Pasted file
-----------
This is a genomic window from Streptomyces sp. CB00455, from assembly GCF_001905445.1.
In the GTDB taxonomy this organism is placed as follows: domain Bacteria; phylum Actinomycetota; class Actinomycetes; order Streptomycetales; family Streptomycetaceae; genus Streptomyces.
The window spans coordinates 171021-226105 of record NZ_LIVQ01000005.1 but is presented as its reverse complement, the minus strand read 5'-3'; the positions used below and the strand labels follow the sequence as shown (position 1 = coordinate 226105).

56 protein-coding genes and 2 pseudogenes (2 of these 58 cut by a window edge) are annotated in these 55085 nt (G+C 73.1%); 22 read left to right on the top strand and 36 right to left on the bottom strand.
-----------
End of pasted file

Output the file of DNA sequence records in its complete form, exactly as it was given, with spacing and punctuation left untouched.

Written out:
This is a genomic window from Streptomyces sp. CB00455, from assembly GCF_001905445.1.
In the GTDB taxonomy this organism is placed as follows: domain Bacteria; phylum Actinomycetota; class Actinomycetes; order Streptomycetales; family Streptomycetaceae; genus Streptomyces.
The window spans coordinates 171021-226105 of record NZ_LIVQ01000005.1 but is presented as its reverse complement, the minus strand read 5'-3'; the positions used below and the strand labels follow the sequence as shown (position 1 = coordinate 226105).

56 protein-coding genes and 2 pseudogenes (2 of these 58 cut by a window edge) are annotated in these 55085 nt (G+C 73.1%); 22 read left to right on the top strand and 36 right to left on the bottom strand.